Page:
February 11th, 2009 10:21 AM by Lehel Szucs
A new report scheduled to be released tomorrow from on-line foreclosure sale site, foreclosures.com, claims a “California Comeback” is well under way.
The site claims foreclosures completed in January were down more than 25 percent from December “as government and lender programs combined with low interest rates and low housing prices to slow completed foreclosures.” Foreclosures in California, it says, fell more than 31 percent.
Some of the indicators do show that sales are coming back in some of the hardest hit parts of California, Florida, Nevada and Arizona, as investors start anticipating a bottom. Low prices are also allowing some buyers previously priced out of the market to get in. We all know you can never sell at the peak and you can never buy at the bottom, but the game is to get as close as you can, so that’s a good sign.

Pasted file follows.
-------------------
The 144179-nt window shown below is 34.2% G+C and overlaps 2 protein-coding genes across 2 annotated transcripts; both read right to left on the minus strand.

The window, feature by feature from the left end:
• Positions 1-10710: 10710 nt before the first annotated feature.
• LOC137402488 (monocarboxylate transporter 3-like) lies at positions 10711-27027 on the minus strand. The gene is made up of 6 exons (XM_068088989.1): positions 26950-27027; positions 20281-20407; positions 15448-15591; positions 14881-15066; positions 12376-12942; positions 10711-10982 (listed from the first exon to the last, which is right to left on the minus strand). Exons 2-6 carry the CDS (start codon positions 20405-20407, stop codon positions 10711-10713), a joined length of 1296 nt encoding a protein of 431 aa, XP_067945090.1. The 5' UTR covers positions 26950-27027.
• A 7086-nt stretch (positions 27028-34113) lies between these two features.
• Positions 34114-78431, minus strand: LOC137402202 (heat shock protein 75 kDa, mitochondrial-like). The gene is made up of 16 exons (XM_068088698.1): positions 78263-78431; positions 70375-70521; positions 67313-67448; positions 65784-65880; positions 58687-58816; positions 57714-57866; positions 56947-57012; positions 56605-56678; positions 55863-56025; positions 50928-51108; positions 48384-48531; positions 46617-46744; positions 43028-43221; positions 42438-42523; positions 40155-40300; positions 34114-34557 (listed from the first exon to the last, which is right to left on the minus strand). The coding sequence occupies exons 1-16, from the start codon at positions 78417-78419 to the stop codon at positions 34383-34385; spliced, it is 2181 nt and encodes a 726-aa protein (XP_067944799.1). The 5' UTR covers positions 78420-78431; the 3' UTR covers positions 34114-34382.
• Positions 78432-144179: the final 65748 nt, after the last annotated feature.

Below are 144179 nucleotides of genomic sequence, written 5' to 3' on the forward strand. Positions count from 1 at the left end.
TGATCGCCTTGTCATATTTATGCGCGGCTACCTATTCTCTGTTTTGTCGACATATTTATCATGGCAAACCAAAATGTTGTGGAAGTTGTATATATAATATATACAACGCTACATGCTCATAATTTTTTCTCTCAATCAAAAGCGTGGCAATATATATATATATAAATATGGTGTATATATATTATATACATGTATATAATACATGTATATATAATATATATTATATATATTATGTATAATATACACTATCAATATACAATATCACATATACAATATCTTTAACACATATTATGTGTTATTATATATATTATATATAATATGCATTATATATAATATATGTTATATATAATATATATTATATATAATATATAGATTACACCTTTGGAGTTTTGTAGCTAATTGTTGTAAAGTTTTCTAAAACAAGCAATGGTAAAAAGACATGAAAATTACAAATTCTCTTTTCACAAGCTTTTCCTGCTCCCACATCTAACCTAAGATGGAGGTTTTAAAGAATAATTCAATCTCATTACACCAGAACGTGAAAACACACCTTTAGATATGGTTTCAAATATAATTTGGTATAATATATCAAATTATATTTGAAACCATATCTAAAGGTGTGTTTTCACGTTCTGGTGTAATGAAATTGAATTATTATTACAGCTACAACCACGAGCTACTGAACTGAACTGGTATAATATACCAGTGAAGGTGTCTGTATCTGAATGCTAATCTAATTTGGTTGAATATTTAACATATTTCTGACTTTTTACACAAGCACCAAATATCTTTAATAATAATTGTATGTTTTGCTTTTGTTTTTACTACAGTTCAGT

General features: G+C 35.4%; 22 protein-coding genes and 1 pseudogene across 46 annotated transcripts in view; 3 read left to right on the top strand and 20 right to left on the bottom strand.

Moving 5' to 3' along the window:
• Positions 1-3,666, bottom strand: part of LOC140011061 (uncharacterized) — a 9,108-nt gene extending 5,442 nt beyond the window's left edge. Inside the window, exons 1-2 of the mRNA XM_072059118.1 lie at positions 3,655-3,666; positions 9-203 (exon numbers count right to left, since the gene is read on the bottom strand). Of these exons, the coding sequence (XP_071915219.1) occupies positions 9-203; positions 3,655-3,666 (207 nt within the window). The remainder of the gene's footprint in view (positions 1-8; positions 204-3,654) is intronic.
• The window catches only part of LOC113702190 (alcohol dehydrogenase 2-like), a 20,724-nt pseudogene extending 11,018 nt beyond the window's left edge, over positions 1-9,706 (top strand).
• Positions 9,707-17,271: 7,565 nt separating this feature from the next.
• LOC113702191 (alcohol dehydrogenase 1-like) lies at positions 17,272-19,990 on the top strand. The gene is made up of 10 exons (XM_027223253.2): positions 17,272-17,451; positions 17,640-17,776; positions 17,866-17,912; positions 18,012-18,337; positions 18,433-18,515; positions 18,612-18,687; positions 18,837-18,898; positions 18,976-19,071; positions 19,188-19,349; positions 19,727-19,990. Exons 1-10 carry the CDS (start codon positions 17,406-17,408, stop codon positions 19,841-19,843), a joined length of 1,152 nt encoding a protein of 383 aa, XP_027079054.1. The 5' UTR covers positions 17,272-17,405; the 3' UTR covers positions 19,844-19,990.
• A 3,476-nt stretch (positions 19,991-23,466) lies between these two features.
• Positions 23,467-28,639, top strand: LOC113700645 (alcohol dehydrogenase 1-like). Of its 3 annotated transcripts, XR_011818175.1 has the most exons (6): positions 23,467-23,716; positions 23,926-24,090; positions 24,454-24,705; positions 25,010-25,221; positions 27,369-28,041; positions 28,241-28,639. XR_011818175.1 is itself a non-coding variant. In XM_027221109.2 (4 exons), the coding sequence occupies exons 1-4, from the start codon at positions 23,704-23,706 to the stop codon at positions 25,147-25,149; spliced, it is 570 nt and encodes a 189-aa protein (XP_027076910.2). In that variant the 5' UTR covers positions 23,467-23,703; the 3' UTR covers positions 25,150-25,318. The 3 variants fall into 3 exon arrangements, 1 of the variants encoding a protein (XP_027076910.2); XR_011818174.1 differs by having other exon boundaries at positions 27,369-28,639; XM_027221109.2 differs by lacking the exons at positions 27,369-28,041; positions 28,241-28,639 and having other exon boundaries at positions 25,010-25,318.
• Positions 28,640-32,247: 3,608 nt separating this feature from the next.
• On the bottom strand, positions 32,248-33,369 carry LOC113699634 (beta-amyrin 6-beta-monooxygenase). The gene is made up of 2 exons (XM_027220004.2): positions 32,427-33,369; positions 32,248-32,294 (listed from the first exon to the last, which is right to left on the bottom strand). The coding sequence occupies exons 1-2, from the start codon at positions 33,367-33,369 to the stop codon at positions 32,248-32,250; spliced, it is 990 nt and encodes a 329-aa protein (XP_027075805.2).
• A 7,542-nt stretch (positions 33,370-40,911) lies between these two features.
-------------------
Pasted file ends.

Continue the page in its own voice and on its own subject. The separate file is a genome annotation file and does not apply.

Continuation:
But I can’t help but notice that the study leaves out a couple of critical facts, first and foremost that California passed a new law last fall that delays the foreclosure process, not to mention that several banks, lenders, even Fannie and Freddie, instituted temporary foreclosure moratoria in the last few months, that would have stemmed the tide as well. In other words, it ain't over 'til it's over.
Today we’re being told that in addition to the foreclosure relief in the stimulus plan (slowly making its way through Congress) the Treasury will dedicate $50 billion for loan modification and foreclosure prevention. No exact details on that yet, but bottom line, if you don’t fix the foreclosure problem, you don’t save housing, plain and simple. There are simply not enough bottom feeders out there to do it alone.
I am, believe it or not, encouraged to see the sales rising and inventories falling in some of the hard hit areas, but with job losses increasing, I don’t think we’re seeing the end, as some might predict. As former HUD Secretary Steve Preston said on CNBC today, “keeping and creating jobs is as important to foreclosure prevention as anything out there now.” That’s because it’s not all about the mortgage resets anymore, it’s about the loss of income to thousands and thousands of homeowners.